37. (Boyer 1991, "Revival and Decline of Greek Mathematics" p. 178) Uncertainty about the life of Diophantus is so great that we do not know definitely in which century he lived. Generally he is assumed to have flourished about A.D. 250, but dates a century or more earlier or later are sometimes suggested[...] If this conundrum is historically accurate, Diophantus lived to be eighty-four-years old. [...] The chief Diophantine work known to us is the Arithmetica, a treatise originally in thirteen books, only the first six of which have survived.}"
  38. 38.0 38.1 (Boyer 1991, "Revival and Decline of Greek Mathematics" pp. 180-182) "In this respect it can be compared with the great classics of the earlier Alexandrian Age; yet it has practically nothing in common with these or, in fact, with any traditional Greek mathematics. It represents essentially a new branch and makes use of a different approach. Being divorced from geometric methods, it resembles Babylonian algebra to a large extent."
  39. (Boyer 1991, "Revival and Decline of Greek Mathematics" p. 178) "The chief difference between Diophantine syncopation and the modern algebraic notation is the lack of special symbols for operations and relations, as well as of the exponential notation."
  40. O'Connor, John J.; Robertson, Edmund F., "Arabic mathematics: forgotten brilliance?", MacTutor History of Mathematics archive, University of St Andrews, .
  41. Jacques Sesiano, "Islamic mathematics", p. 148, in Selin, Helaine; D'Ambrosio, Ubiratan (2000), Mathematics Across Cultures: The History of Non-western Mathematics, Springer, ISBN 1402002602 
  42. Berggren, J. Lennart (2007). "Mathematics in Medieval Islam". The Mathematics of Egypt, Mesopotamia, China, India, and Islam: A Sourcebook. Princeton University Press. p. 518. ISBN 9780691114859. 
  43. "Taqi al Din Ibn Ma’ruf's Work on Extracting the Cord 2° and Sin 1°". FSTC Limited. 30 May 2008. Retrieved 2008-07-04. 

External links

Further reading

  • Boyer, Carl B. 1968. History of Mathematics. John Wiley. Reprint Princeton U. Press (1985).
  • Chace, Arnold Buffum. 1927–1929. The Rhind Mathematical Papyrus: Free Translation and Commentary with Selected Photographs, Translations, Transliterations and Literal Translations. 2 vols. Classics in Mathematics Education 8. Oberlin: Mathematical Association of America. (Reprinted Reston: National Council of Teachers of Mathematics, 1979). ISBN 0-87353-133-7
  • Clagett, Marshall. 1999. Ancient Egyptian Science: A Source Book. Volume 3: Ancient Egyptian Mathematics. Memoirs of the American Philosophical Society 232. Philadelphia: American Philosophical Society. ISBN 0-87169-232-5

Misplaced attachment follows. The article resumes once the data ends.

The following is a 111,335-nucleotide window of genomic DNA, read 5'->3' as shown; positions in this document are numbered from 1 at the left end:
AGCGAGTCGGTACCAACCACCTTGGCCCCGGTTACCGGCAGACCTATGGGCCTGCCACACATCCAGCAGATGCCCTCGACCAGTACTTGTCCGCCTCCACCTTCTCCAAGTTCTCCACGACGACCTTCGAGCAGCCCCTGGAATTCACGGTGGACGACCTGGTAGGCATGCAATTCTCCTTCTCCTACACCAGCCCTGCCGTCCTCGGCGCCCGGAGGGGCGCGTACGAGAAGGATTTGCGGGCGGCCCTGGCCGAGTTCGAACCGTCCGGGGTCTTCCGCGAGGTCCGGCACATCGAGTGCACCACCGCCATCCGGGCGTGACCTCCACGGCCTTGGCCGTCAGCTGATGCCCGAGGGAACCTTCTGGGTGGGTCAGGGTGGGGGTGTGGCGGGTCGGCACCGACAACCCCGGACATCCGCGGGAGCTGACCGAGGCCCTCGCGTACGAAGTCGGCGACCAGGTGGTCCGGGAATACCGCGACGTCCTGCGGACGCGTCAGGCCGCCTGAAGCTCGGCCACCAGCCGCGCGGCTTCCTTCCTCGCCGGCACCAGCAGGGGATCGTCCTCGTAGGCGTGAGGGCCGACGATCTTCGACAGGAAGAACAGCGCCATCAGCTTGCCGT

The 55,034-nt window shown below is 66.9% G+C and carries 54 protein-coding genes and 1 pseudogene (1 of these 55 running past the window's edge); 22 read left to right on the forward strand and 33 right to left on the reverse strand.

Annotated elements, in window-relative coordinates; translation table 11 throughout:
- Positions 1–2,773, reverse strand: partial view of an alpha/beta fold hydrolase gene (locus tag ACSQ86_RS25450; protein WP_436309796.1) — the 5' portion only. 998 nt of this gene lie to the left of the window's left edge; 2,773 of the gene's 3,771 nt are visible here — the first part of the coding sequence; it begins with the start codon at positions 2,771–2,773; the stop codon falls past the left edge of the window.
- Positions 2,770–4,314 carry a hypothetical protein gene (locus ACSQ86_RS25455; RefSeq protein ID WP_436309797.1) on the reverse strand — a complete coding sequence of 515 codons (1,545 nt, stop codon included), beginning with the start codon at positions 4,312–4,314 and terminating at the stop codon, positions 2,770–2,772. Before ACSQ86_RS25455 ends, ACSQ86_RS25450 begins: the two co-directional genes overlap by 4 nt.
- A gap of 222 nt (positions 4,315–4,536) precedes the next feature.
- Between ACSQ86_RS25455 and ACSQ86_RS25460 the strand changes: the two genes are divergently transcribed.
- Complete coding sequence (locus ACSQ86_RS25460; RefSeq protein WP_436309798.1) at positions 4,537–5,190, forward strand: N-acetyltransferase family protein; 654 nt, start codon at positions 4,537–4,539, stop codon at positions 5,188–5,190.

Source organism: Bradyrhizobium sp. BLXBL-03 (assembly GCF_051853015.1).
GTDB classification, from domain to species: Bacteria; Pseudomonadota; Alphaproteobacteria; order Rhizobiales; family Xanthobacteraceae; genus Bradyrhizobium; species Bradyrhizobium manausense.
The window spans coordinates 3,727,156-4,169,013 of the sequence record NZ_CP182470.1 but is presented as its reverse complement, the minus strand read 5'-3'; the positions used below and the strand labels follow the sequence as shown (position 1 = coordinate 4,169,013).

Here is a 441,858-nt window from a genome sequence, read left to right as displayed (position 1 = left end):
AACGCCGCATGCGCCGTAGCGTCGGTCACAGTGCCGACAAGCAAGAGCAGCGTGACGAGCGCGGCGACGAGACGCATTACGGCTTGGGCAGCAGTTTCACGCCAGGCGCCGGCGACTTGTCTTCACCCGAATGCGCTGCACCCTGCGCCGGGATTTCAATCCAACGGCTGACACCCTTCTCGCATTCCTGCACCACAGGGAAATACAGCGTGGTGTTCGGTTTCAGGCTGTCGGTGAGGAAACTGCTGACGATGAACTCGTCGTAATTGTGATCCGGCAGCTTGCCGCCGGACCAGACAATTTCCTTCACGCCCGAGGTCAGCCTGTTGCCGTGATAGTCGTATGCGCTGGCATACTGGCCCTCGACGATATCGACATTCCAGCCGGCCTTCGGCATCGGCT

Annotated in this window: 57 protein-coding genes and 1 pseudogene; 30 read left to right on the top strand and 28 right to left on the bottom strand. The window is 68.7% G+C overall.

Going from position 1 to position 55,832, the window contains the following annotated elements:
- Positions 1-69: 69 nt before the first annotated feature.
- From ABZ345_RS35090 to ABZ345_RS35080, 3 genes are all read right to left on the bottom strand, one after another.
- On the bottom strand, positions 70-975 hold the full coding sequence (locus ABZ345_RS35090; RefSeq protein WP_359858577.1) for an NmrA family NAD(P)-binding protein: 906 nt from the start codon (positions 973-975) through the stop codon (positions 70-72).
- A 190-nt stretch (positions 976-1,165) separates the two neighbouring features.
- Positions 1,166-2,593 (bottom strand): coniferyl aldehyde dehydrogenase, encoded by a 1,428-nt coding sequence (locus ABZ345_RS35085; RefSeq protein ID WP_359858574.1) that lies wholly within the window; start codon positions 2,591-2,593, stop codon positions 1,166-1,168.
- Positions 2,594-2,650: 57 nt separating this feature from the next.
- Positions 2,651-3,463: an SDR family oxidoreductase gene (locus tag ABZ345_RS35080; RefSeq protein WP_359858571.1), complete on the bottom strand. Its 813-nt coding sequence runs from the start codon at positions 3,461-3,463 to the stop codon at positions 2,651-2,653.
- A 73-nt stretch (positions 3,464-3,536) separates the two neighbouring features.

• Couchoud, Sylvia. 1993. Mathématiques égyptiennes: Recherches sur les connaissances mathématiques de l'Égypte pharaonique. Paris: Éditions Le Léopard d'Or
  • Daressy, G. "Ostraca," Cairo Museo des Antiquities Egyptiennes Catalogue General Ostraca hieraques, vol 1901, number 25001-25385.
  • Gillings, Richard J. 1972. Mathematics in the Time of the Pharaohs. MIT Press. (Dover reprints available).
  • Neugebauer, Otto (1969) [1957]. The Exact Sciences in Antiquity (2 ed.). Dover Publications. ISBN 978-048622332-2. 
  • Peet, Thomas Eric. 1923. The Rhind Mathematical Papyrus, British Museum 10057 and 10058. London: The University Press of Liverpool limited and Hodder & Stoughton limited
  • Robins, R. Gay. 1995. "Mathematics, Astronomy, and Calendars in Pharaonic Egypt". In Civilizations of the Ancient Near East, edited by Jack M. Sasson, John R. Baines, Gary Beckman, and Karen S. Rubinson. Vol. 3 of 4 vols. New York: Charles Schribner's Sons. (Reprinted Peabody: Hendrickson Publishers, 2000). 1799–1813
  • Robins, R. Gay, and Charles C. D. Shute. 1987. The Rhind Mathematical Papyrus: An Ancient Egyptian Text. London: British Museum Publications Limited. ISBN 0-7141-0944-4
  • Sarton, George. 1927. Introduction to the History of Science, Vol 1. Willians & Williams.
  • Strudwick, Nigel G., and Ronald J. Leprohon. 2005. Texts from the Pyramid Age. Brill Academic Publishers. ISBN 90-04-13048-9.
  • Struve, Vasilij Vasil'evič, and Boris Aleksandrovič Turaev. 1930. Mathematischer Papyrus des Staatlichen Museums der Schönen Künste in Moskau. Quellen und Studien zur Geschichte der Mathematik; Abteilung A: Quellen 1. Berlin: J. Springer
  • Van der Waerden, B.L. 1961. Science Awakening". Oxford University Press.
  • Vymazalova, Hana. 2002. Wooden Tablets from Cairo...., Archiv Orientalni, Vol 1, pages 27–42.
  • Wirsching, Armin. 2006. Die Pyramiden von Giza - Mathematik in Stein gebaut. Books on Demand. ISBN 978-3-8370-2355-8.